So they were seeking to arrest him, but no one laid a hand on him, because his hour had not yet come.13

The words that Jesus cried out in the temple angered some of those listening, so much so that they sought to arrest Him. It’s not clear at this point who exactly was plotting this—the Jerusalemites, the crowds, or the Jewish leaders. However, it’s likely that the chief priests and the Pharisees were the only ones who would have had the authority to arrest him. It seems that there was an actual attempt to put Jesus under arrest, but that it failed. We’re not told any of the details, but we’re told that the reason they were unable to do so was because his hour had not yet come. However, later in this Gospel, there is a time when Jesus declares, “The hour has come for the Son of Man to be glorified.”14

Yet many of the people believed in him. They said, “When the Christ appears, will he do more signs than this man has done?”15 

In contrast with the Jewish religious leaders who were attempting to arrest Him, there were some among the multitude who believed and accepted His message. The main reason for their faith was the miracles, or signs as they are called in the Gospel of John. The expected answer to their question is no, the Messiah won’t do more miracles than Jesus was doing. Many believed in Him because they couldn’t imagine that the promised Messiah would do more miracles.

The Pharisees heard the crowd muttering these things about him, and the chief priests and Pharisees sent officers to arrest him.16

Upon hearing what the crowds were discussing among themselves, and understanding that many of them believed in Jesus, the Pharisees aligned themselves with the chief priests. The chief priests in Jesus’ day were generally Sadducees, and they held considerable authority in the Sanhedrin—the Jewish ruling body in Jerusalem. The Pharisees and Sadducees had theological differences, but they both agreed that Jesus should be arrested and together arranged for officers, most likely temple guards, to arrest Him.

Jesus then said, “I will be with you a little longer, and then I am going to him who sent me. You will seek me and you will not find me. Where I am you cannot come.”17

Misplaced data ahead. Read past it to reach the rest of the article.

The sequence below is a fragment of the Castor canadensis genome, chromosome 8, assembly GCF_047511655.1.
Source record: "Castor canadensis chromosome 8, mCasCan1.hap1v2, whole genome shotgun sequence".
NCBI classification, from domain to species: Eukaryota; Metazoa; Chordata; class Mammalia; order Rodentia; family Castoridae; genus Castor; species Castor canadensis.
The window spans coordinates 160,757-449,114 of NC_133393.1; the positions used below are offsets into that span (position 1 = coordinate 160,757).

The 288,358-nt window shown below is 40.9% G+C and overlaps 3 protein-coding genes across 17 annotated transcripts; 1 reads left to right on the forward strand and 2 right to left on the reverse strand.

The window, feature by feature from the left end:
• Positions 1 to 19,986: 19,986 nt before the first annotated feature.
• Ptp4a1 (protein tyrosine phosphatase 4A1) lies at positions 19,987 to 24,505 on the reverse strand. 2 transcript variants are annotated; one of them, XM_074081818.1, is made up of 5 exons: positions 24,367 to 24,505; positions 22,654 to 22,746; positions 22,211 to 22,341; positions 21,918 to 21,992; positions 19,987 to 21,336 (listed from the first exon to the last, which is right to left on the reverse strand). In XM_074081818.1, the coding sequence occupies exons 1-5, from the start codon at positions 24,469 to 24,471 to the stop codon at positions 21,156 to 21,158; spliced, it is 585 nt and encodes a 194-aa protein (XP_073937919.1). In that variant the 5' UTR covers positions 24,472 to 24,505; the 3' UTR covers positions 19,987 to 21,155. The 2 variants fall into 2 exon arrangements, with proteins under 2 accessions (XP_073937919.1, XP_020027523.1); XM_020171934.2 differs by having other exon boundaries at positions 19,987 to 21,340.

Jesus didn’t seem overly concerned about the authorities wanting to arrest Him. Earlier He had said that His Father sent Him, and now He stated that He would be returning to His Father. He knew that the time of His departure was in His Father’s hands and that therefore those seeking to arrest Him were not in control.

The Jews said to one another, “Where does this man intend to go that we will not find him? Does he intend to go to the Dispersion among the Greeks and teach the Greeks? What does he mean by saying, ‘You will seek me and you will not find me,’ and, ‘Where I am you cannot come’?”18 

Those who heard Jesus say that He was going somewhere they could not go were confused. The people who heard Him wondered if He was saying that He was going to leave Israel and go elsewhere to teach Gentiles with the Dispersion (or the Diaspora, as it’s called today), which referred to Jewish communities which lived outside of Israel. One author wrote:

They are not wrong to think that Jesus has mission plans for these, and indeed for the Gentile nations too. These plans, however, will be fulfilled by his going to the Father, through death and resurrection, with the consequent outpouring of the Spirit, and the world mission of the disciple community, the church.19

While Jesus didn’t go to the Dispersion to teach and preach to the Gentiles, within the Gospels we find that He did interact with and heal Gentiles both within Israel and just across its borders. He spoke with the Samaritan woman at the well and to her town;20 healed the Gadarene demoniacs;21 healed ten lepers, one of whom was a Samaritan;22 healed the daughter of a Canaanite woman;23 and healed the servant of a Roman commander.24 Later, as described in the Acts of the Apostles and in the Epistles, after Jesus’ disciples were filled with the Holy Spirit they went throughout the Gentile world preaching the gospel and winning Gentile followers.

(Continued in Part Four)


Unless otherwise indicated, all scriptures are from the Holy Bible, English Standard Version, copyright © 2001 by Crossway Bibles, a division of Good News Publishers. Used by permission. All rights reserved.

General Bibliography

Bailey, Kenneth E. Jesus Through Middle Eastern Eyes. Downers Grove: InterVarsity Press, 2008.

Biven, David. New Light on the Difficult Words of Jesus. Holland: En-Gedi Resource Center, 2007.

Bock, Darrell L. Jesus According to Scripture. Grand Rapids: Baker Academic, 2002.

Bock, Darrell L. Luke Volume 1: 1:1–9:50. Grand Rapids: Baker Academic, 1994.

Bock, Darrell L. Luke Volume 2: 9:51–24:53. Grand Rapids: Baker Academic, 1996.

Brown, Raymond E. The Birth of the Messiah. New York: Doubleday, 1993.

Brown, Raymond E. The Death of the Messiah. 2 vols. New York: Doubleday, 1994.

Carson, D. A. Jesus’ Sermon on the Mount and His Confrontation with the World. Grand Rapids: Baker Books, 1987.

Charlesworth, James H., ed. Jesus’ Jewishness, Exploring the Place of Jesus Within Early Judaism. New York: The Crossroad Publishing Company, 1997.

Chilton, Bruce, and Craig A. Evans, eds. Authenticating the Activities of Jesus. Boston: Koninklijke Brill, 1999.

Edersheim, Alfred. The Life and Times of Jesus the Messiah. Updated Edition. Hendrickson Publishers, 1993.